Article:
Three Pathways to Uphold America’s Paris Commitment

Can consumers take the lead in reducing U.S. carbon emissions in the absence of strong federal climate policy? New research takes a look at three aggressive pathways for the U.S. to meet the Paris goals.

Regardless of the United States’ official intention to back out of the Paris Climate Accord, it’s a solid bet that at some point in the future the country will return to the global agreement, or something very much like it. The assertion is rooted in widespread efforts from states and local communities to uphold Paris commitments, and by recent polling that shows that a strong majority of Americans favor government actionto address climate change.

The Center for Climate and Energy Solutions, a nonpartisan think tank, has released a report defining scenarios under which the U.S. could reach it’s Paris goal to cut net greenhouse gas emissions 80% by the year 2050. Climate action scenarios are nothing new, but the center’s approach is unique in examining the sources of leadership that will drive down U.S. emissions.  

Matthew Binsted, a report author with the Pacific Northwest National and Brad Townsend, Innovation Director for the Center for Climate and Energy Solutions look at how the federal government, the states, and consumers might each take the lead in catalyzing aggressive carbon reductions. The path taken may have implications for America’s global economic competitiveness, and domestic economic and social equity.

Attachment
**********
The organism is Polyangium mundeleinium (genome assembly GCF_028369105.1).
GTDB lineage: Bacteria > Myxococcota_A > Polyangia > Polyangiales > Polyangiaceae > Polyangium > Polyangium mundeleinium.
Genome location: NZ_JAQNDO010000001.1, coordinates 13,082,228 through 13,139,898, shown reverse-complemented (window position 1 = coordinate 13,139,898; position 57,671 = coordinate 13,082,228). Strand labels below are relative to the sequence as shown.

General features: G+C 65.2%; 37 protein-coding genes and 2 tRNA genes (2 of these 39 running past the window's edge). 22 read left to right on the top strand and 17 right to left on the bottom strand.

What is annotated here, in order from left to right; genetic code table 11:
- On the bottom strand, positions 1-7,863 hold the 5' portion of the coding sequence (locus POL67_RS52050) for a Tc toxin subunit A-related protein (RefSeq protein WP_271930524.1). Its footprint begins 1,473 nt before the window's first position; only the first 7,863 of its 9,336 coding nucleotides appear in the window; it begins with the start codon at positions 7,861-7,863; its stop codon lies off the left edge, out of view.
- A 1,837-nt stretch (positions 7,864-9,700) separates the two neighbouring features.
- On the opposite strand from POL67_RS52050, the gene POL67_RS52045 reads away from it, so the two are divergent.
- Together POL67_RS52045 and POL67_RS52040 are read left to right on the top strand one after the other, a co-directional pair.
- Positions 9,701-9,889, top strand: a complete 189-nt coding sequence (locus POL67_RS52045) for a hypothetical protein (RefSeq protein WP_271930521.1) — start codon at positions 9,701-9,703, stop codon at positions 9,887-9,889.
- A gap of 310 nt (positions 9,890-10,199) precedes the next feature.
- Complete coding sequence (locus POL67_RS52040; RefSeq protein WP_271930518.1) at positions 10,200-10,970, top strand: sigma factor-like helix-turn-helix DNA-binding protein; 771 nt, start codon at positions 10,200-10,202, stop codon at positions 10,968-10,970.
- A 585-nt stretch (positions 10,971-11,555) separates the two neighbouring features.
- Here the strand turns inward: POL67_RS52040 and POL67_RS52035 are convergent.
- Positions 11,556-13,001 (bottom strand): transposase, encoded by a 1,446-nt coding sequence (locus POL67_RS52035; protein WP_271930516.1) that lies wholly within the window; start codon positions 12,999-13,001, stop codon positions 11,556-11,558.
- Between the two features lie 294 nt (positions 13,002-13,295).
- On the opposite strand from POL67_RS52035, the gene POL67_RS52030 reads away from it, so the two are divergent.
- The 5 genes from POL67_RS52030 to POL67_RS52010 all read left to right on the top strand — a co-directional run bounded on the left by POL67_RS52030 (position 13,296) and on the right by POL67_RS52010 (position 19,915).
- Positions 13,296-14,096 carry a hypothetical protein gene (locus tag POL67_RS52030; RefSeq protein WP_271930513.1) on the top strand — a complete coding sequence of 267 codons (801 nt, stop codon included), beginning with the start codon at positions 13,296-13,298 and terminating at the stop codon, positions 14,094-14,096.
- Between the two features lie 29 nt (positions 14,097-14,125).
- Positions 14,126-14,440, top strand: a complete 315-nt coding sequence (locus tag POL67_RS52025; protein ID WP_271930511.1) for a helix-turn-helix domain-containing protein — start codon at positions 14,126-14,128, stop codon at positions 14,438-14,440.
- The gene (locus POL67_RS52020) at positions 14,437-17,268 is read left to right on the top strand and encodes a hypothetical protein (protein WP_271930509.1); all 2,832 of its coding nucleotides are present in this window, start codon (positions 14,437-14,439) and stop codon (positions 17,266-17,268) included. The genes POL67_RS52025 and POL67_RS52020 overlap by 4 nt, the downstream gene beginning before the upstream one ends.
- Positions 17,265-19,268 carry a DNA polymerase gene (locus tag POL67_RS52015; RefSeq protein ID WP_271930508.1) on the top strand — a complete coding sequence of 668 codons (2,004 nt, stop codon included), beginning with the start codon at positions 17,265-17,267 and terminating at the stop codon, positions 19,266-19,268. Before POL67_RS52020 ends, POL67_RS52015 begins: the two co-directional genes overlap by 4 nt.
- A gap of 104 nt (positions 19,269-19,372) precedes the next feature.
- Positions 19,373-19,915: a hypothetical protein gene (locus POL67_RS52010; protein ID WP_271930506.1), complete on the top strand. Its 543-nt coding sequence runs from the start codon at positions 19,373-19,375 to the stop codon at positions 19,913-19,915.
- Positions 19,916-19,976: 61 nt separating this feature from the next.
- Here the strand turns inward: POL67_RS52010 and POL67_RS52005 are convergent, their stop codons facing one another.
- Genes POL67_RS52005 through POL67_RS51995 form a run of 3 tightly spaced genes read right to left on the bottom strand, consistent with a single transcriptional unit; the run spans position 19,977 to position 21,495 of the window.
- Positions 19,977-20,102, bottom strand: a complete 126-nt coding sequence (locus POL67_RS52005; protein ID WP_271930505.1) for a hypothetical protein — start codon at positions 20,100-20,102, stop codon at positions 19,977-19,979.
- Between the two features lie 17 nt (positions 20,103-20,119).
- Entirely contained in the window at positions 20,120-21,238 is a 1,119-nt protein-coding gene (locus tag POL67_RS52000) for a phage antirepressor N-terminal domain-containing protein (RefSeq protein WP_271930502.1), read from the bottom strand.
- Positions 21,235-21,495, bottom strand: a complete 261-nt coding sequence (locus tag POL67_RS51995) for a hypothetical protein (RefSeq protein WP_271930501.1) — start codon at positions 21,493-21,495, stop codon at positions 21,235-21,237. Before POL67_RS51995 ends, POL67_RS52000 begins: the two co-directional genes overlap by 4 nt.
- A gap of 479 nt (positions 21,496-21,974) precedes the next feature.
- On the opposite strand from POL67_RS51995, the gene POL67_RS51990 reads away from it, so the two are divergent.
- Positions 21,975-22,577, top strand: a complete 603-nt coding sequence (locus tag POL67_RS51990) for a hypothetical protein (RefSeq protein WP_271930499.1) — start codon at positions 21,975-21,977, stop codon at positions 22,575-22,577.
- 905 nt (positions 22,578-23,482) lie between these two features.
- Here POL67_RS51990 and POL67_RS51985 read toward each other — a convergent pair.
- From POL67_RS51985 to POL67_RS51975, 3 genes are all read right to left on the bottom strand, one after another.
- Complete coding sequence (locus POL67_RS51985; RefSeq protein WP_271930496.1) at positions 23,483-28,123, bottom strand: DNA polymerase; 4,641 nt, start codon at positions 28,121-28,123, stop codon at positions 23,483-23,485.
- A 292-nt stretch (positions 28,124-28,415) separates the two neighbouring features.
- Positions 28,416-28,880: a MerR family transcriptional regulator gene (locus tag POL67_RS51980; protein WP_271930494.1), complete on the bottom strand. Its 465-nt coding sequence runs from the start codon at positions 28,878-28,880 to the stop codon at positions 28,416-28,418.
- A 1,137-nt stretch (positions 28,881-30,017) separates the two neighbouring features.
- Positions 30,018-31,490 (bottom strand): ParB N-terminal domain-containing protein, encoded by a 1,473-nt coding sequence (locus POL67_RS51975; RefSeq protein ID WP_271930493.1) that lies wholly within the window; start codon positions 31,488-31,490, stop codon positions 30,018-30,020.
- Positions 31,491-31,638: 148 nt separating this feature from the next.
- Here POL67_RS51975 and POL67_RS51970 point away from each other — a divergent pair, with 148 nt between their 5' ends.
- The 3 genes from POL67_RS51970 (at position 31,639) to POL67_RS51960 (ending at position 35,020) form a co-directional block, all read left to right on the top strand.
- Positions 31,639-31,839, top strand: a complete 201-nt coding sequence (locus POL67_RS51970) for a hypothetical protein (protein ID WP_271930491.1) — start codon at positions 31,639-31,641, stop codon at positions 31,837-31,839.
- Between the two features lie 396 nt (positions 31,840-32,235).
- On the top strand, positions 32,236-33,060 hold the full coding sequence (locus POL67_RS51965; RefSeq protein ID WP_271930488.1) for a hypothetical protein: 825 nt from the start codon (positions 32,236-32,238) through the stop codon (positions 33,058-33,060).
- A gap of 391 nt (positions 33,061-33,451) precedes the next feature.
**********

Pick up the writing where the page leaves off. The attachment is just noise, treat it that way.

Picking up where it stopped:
Matthew Binsted headshot

Matthew Binsted

Scientist, Pacific Northwest National
Matthew Binsted is an earth scientist with Pacific Northwest National.
Brad Townsend headshot

Brad Townsend

Innovation Director, Center for Climate and Energy Solutions
Brad Townsend is innovation director for the Center for Climate and Energy Solutions.

Andy Stone

Energy Policy Now Host and Producer
Andy Stone is producer and host of Energy Policy Now, the Kleinman Center’s podcast series. He previously worked in business planning with PJM Interconnection and was a senior energy reporter at Forbes Magazine.